Halloween Scene: The Halloween Marathon

halloween poster I wasn’t very creative when it came to my Halloween movie marathon this year. On the 30th, I was flipping through Netflix to see what was available on Instant when I realized I should ring in one of my favorite holidays with my favorite slasher movie, Halloween. As it turned out, I was too tired to finish the film (I seem to be turning more and more into an old man with each passing day), but I did wind up watching the rest of the original, 2, 4, 5 and Curse on Halloween. I popped the discs in my computer and watched them pretty small, but with a toddler running around, it’s not like I can watch these movies on what she calls “the big TV.”

As I mentioned in my list of movies that scared me, the original Halloween still gets to me. Since I’ve reviewed all of these movies before, though, I’ll probably just drop a few highlights and things I wanted to point out. I can’t believe I didn’t point this out before, but most of the kids in Haddonfield are complete asshats and are throughout the series. I also like how you don’t get much explanation for why Michael is the way  he is or how he can do the things he does. Also, it’s crazy how much you see of Michael in this film.

One question was answered for me on this watching. I’ve always thought it was crazy how Michael could plan out his kills so well and pose them and all that. This time, I noticed that Loomis said he’d been basically planning this night for 20 years. Makes sense to me! Here’s something else to think about: while Michael was planning, do you think he knew that he couldn’t be killed or did he go in thinking he was human?

I also realized another reason why this movie is so effective: it has so many different scary elements going on. There’s Carpenter’s score, the sense of being followed in broad daylight, the primal fear of the night, the kills, all of the performances from the young women, everything about Michael from his size to his faceless appearance, the fact that Laurie’s protecting children (something I never really thought about before). Chances are pretty good, this film hits on at least one of your fears.

halloween 2 poster Halloween II, which was penned by original writers John Carpenter and Debra Hill with Rick Rosenthal directing, carries on that legacy of combining multiple fears, this time adding in new elements: the fear of hospitals, the fear of being drugged and helpless and that sense of dread that comes from knowing what Michael can do and him still being loose (if that makes sense).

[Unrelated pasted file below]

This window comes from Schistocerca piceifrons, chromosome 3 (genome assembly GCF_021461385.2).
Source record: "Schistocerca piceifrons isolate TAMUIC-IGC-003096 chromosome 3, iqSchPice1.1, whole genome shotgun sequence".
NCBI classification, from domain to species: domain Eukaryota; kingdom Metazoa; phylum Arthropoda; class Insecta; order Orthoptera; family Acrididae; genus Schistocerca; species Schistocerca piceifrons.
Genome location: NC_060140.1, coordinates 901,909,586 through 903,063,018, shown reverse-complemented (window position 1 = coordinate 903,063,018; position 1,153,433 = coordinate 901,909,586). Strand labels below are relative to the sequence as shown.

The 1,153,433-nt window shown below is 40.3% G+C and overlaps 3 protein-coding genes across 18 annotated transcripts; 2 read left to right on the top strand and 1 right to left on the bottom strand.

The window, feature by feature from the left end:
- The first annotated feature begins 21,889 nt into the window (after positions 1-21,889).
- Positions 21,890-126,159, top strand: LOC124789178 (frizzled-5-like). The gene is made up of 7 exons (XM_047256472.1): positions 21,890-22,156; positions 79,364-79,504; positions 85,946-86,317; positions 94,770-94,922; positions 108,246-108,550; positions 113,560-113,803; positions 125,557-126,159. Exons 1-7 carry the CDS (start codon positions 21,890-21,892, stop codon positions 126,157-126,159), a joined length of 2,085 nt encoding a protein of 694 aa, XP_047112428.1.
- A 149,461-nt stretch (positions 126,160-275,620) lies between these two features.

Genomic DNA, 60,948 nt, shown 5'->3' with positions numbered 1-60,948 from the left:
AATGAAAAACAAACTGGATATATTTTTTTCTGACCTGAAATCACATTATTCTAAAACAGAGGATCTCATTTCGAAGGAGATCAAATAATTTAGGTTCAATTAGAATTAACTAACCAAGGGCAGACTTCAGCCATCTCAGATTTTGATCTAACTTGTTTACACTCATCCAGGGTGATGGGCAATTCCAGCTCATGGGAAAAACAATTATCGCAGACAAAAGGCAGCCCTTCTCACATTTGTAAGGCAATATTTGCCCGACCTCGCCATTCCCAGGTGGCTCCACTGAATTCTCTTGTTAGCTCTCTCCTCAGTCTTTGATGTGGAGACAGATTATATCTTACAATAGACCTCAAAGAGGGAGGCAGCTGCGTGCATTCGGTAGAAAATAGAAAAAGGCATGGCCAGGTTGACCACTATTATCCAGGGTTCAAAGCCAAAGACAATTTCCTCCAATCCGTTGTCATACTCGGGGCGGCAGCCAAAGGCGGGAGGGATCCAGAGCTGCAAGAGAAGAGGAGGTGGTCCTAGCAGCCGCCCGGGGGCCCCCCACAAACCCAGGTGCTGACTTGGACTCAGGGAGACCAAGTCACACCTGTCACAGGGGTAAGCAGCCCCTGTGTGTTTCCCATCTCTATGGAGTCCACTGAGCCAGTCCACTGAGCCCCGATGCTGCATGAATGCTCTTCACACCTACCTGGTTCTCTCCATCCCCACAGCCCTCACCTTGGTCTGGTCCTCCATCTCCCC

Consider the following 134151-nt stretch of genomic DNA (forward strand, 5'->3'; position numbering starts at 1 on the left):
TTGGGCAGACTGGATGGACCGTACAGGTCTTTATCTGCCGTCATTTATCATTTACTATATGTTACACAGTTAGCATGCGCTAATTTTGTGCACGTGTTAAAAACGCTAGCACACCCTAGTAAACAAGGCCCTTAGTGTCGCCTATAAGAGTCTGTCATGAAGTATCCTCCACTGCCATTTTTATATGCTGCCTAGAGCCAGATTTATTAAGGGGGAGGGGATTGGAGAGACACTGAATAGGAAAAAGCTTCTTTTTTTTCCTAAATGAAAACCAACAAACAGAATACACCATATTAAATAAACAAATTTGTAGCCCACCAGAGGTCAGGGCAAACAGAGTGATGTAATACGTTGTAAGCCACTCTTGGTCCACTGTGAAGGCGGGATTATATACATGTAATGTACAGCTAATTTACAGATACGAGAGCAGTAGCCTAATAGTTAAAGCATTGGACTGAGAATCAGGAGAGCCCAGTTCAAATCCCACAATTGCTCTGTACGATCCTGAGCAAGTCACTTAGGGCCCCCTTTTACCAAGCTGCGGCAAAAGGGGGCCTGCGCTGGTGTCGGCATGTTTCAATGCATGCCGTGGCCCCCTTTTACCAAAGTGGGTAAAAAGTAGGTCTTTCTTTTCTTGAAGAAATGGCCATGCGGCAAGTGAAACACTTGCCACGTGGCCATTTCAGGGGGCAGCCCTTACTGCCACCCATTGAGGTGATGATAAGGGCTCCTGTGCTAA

One big story detail that I never really thought about much was how young Michael Myers is. Loomis says he’s 21. That’s super young! Also, while the first one felt a lot more planned out — because it was, as noted above — Michael is a lot more reactionary in this one, trying to get the one that got away. This movie also picks up on something else I thought about while watching the first movie: Michael wasn’t super secretive about being out on Halloween, so people must have seen him, right? That’s mentioned a bit in this film.

I think this is a pretty solid sequel, but it lacks a little focus when it comes to characters. First it seems like the one nurse is the focus, then it switched to the one who gets drowned/burned, then back to the blonde nurse. Laurie’s of course up for the part, but she doesn’t really do much throughout the film until the end. And, as usual, Loomis is all over the place. That plus, the fact that Rosenthal’s no Carpenter, makes this movie not quite as good as the original, but still a solid offering in my opinion.

halloween 4 poster I skipped Season Of The Witch because I watched it casually a few weeks ago and it also holds no bearing on what I like to call the main series. For what it’s worth, I still love that weird movie. Anyway, the slasher’s story continued with Halloween 4: The Return Of Michael Myers. This one introduces Laurie Strode’s daughter Jamie who shares a strange connection with her uncle Michael who has been kept in an asylum for the ten years between 2 and 4. First and foremost it needs to be said how damn good Danielle Harris is as Jamie in this and the next film. She has a heaviness to her that doesn’t come easy for actors, especially child ones.